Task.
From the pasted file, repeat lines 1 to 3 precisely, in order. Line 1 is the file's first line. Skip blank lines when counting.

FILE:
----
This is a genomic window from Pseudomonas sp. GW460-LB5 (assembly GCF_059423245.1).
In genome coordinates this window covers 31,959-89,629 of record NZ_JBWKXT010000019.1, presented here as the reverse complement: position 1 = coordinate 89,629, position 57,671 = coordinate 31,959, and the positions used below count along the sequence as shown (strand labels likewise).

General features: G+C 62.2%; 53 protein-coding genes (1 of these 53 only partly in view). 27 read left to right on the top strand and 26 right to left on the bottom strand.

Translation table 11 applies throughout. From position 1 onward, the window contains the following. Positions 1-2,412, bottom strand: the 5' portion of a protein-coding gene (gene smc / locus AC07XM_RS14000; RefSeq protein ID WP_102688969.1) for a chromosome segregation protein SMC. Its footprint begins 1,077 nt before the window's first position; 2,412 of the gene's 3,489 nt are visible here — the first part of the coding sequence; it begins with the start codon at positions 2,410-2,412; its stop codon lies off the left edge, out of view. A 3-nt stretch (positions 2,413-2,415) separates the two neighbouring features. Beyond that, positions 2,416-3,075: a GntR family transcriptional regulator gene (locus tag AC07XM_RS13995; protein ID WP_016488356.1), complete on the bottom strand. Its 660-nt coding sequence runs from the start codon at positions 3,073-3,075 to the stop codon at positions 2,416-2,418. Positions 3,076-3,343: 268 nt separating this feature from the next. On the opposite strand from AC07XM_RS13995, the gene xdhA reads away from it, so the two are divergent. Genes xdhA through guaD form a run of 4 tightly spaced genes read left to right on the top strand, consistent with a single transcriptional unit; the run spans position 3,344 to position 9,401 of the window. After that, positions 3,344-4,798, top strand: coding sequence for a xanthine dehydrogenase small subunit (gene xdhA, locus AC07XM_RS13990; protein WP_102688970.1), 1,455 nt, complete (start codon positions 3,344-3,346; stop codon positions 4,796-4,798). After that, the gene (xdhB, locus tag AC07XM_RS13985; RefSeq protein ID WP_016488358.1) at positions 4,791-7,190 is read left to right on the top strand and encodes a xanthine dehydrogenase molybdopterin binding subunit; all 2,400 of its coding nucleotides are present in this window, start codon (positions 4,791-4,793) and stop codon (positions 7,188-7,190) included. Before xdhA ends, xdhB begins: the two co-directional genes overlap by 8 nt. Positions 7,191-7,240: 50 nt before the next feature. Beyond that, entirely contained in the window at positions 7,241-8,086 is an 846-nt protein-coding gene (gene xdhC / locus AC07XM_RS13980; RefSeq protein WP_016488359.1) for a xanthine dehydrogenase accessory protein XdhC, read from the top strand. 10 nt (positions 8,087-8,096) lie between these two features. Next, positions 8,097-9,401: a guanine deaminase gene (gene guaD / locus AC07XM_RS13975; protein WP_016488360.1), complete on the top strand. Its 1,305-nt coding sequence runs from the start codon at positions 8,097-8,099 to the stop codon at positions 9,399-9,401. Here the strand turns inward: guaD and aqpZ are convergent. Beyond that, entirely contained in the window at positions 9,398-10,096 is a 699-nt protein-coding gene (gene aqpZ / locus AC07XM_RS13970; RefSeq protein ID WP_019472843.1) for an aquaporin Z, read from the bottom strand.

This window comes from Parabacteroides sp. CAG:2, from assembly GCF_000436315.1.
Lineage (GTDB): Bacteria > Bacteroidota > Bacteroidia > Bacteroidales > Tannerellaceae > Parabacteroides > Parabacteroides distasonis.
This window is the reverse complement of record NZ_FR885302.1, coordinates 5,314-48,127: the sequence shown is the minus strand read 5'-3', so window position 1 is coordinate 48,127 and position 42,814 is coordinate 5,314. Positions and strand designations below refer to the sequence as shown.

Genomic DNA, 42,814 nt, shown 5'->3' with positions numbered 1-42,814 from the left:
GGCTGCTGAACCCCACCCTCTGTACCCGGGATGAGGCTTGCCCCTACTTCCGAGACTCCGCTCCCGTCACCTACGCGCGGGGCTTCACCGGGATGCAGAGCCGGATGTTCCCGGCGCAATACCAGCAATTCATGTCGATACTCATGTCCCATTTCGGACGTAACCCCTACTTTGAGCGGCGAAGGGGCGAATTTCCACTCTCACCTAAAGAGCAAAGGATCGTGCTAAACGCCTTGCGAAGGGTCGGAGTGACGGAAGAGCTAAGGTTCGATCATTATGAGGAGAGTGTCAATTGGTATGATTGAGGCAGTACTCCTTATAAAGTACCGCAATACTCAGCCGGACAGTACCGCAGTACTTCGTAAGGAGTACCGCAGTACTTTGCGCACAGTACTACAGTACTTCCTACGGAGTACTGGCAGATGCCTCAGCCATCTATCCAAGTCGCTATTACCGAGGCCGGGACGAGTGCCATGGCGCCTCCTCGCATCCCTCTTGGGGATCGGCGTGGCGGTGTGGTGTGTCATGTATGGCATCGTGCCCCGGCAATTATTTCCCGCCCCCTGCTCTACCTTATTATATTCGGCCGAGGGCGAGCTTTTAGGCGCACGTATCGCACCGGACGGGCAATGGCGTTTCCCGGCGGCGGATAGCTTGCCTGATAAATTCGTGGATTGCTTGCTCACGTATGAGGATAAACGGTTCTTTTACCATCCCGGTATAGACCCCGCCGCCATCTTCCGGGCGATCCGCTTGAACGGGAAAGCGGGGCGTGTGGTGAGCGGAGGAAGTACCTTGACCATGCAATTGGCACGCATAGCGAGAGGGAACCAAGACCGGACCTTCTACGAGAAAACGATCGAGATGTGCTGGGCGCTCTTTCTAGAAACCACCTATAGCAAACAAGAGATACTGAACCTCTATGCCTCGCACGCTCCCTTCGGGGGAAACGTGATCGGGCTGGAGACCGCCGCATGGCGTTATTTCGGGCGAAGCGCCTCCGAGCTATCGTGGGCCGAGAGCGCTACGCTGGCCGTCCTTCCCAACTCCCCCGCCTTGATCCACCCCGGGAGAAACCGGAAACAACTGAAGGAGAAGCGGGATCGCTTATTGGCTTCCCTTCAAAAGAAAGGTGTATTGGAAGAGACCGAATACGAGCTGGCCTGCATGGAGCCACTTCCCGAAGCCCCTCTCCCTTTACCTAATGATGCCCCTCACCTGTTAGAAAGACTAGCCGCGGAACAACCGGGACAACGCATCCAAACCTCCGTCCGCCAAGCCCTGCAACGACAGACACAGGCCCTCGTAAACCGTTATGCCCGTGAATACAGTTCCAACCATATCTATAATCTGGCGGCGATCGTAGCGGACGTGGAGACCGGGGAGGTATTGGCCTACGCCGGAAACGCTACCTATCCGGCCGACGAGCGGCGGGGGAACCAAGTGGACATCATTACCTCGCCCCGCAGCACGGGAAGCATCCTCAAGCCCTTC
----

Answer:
This is a genomic window from Pseudomonas sp. GW460-LB5 (assembly GCF_059423245.1).
In genome coordinates this window covers 31,959-89,629 of record NZ_JBWKXT010000019.1, presented here as the reverse complement: position 1 = coordinate 89,629, position 57,671 = coordinate 31,959, and the positions used below count along the sequence as shown (strand labels likewise).

General features: G+C 62.2%; 53 protein-coding genes (1 of these 53 only partly in view). 27 read left to right on the top strand and 26 right to left on the bottom strand.